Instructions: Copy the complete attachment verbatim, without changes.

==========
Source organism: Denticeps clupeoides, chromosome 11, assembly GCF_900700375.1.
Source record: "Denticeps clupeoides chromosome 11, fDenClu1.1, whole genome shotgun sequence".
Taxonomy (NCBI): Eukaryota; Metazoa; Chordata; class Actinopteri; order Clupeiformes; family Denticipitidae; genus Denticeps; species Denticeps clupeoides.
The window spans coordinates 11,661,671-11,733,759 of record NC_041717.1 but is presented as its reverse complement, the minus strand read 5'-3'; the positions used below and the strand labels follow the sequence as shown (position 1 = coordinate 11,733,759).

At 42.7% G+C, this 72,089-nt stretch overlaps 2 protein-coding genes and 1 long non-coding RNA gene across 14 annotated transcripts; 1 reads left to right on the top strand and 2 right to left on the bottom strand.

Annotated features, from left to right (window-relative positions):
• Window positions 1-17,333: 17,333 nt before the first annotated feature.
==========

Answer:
Source organism: Denticeps clupeoides, chromosome 11, assembly GCF_900700375.1.
Source record: "Denticeps clupeoides chromosome 11, fDenClu1.1, whole genome shotgun sequence".
Taxonomy (NCBI): Eukaryota; Metazoa; Chordata; class Actinopteri; order Clupeiformes; family Denticipitidae; genus Denticeps; species Denticeps clupeoides.
The window spans coordinates 11,661,671-11,733,759 of record NC_041717.1 but is presented as its reverse complement, the minus strand read 5'-3'; the positions used below and the strand labels follow the sequence as shown (position 1 = coordinate 11,733,759).

At 42.7% G+C, this 72,089-nt stretch overlaps 2 protein-coding genes and 1 long non-coding RNA gene across 14 annotated transcripts; 1 reads left to right on the top strand and 2 right to left on the bottom strand.

Annotated features, from left to right (window-relative positions):
• Window positions 1-17,333: 17,333 nt before the first annotated feature.